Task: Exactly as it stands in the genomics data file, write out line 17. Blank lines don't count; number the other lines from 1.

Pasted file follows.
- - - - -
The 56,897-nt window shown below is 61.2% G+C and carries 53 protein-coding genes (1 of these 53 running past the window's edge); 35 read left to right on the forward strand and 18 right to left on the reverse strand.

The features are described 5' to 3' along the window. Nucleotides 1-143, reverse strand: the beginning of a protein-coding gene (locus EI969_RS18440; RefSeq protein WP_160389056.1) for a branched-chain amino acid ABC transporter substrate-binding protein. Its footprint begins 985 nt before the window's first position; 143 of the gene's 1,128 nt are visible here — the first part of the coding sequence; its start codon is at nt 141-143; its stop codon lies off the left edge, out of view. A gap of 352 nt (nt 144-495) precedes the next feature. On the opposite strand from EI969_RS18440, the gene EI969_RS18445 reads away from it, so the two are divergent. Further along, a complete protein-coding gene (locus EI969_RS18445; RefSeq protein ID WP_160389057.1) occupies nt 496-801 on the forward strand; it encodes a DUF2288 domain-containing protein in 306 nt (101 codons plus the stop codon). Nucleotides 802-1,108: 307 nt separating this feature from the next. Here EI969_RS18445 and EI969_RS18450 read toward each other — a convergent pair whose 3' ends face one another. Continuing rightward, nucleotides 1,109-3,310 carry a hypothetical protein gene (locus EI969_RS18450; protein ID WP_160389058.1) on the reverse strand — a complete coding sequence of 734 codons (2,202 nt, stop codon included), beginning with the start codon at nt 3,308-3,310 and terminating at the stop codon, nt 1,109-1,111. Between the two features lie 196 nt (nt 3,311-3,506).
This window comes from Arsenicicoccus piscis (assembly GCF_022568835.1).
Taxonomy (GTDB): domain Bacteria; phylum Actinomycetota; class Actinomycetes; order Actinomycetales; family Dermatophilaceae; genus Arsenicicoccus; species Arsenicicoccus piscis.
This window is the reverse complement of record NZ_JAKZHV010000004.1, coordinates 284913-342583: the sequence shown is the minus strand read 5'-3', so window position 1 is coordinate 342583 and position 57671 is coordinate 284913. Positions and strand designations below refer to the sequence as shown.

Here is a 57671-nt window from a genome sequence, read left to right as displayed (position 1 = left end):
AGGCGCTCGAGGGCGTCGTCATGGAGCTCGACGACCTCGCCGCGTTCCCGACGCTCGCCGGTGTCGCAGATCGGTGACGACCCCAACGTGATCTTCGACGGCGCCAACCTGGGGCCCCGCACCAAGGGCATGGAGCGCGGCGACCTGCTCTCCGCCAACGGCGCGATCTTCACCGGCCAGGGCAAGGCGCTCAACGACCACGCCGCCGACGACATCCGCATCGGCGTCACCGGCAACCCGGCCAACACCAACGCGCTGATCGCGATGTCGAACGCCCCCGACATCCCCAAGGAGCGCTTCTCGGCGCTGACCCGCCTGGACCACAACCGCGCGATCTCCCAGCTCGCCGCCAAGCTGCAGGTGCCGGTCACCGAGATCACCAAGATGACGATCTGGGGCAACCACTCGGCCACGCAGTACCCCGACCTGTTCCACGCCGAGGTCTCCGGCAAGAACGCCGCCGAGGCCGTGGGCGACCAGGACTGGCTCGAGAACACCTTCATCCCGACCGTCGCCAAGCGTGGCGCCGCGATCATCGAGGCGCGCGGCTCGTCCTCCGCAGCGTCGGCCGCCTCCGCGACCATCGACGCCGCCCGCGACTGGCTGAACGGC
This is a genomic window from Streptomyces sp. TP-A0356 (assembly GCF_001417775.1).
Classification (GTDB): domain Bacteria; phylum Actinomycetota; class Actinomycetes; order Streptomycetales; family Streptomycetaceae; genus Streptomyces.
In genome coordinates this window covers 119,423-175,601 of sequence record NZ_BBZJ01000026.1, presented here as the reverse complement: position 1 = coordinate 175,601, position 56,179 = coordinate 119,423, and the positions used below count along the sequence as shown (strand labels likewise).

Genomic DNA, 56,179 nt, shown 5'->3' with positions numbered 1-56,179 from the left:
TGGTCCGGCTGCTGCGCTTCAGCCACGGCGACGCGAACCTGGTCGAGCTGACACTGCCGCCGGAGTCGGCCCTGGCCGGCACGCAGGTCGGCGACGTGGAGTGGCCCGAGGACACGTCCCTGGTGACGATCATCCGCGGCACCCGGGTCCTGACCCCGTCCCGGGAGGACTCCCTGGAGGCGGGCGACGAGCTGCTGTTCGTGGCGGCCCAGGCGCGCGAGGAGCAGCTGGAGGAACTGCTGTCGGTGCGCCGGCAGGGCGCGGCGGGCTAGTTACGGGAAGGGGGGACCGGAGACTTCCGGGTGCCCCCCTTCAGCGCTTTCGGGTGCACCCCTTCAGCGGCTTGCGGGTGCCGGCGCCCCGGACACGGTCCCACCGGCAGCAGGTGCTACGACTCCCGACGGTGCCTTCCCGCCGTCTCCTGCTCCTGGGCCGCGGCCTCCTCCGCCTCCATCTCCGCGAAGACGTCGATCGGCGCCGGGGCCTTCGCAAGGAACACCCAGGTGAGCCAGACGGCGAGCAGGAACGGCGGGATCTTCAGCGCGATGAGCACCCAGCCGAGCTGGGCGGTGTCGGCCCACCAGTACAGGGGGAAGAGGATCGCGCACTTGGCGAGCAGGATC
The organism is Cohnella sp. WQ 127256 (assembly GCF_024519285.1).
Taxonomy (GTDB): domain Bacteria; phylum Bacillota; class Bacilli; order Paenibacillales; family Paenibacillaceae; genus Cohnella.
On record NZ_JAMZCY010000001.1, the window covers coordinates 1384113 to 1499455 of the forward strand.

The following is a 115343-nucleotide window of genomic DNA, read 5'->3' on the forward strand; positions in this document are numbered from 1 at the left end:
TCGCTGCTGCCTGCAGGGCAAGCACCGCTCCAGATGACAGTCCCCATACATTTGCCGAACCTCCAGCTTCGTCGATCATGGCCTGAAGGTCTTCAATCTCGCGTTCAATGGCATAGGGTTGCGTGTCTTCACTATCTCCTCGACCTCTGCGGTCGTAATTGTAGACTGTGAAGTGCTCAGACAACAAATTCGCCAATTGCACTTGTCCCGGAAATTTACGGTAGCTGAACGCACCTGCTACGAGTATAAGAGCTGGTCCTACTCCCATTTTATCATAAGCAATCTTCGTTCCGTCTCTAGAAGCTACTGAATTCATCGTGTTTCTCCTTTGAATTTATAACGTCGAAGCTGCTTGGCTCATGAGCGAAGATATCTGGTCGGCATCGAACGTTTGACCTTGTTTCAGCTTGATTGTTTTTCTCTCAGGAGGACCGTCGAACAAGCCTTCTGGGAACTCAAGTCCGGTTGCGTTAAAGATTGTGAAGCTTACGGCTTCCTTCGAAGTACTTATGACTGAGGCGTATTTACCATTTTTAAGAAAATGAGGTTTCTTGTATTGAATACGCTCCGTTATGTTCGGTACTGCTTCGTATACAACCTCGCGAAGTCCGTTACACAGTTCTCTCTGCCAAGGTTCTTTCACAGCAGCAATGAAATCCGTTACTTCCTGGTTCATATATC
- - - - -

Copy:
TCGCTGCTGCCTGCAGGGCAAGCACCGCTCCAGATGACAGTCCCCATACATTTGCCGAACCTCCAGCTTCGTCGATCATGGCCTGAAGGTCTTCAATCTCGCGTTCAATGGCATAGGGTTGCGTGTCTTCACTATCTCCTCGACCTCTGCGGTCGTAATTGTAGACTGTGAAGTGCTCAGACAACAAATTCGCCAATTGCACTTGTCCCGGAAATTTACGGTAGCTGAACGCACCTGCTACGAGTATAAGAGCTGGTCCTACTCCCATTTTATCATAAGCAATCTTCGTTCCGTCTCTAGAAGCTACTGAATTCATCGTGTTTCTCCTTTGAATTTATAACGTCGAAGCTGCTTGGCTCATGAGCGAAGATATCTGGTCGGCATCGAACGTTTGACCTTGTTTCAGCTTGATTGTTTTTCTCTCAGGAGGACCGTCGAACAAGCCTTCTGGGAACTCAAGTCCGGTTGCGTTAAAGATTGTGAAGCTTACGGCTTCCTTCGAAGTACTTATGACTGAGGCGTATTTACCATTTTTAAGAAAATGAGGTTTCTTGTATTGAATACGCTCCGTTATGTTCGGTACTGCTTCGTATACAACCTCGCGAAGTCCGTTACACAGTTCTCTCTGCCAAGGTTCTTTCACAGCAGCAATGAAATCCGTTACTTCCTGGTTCATATATC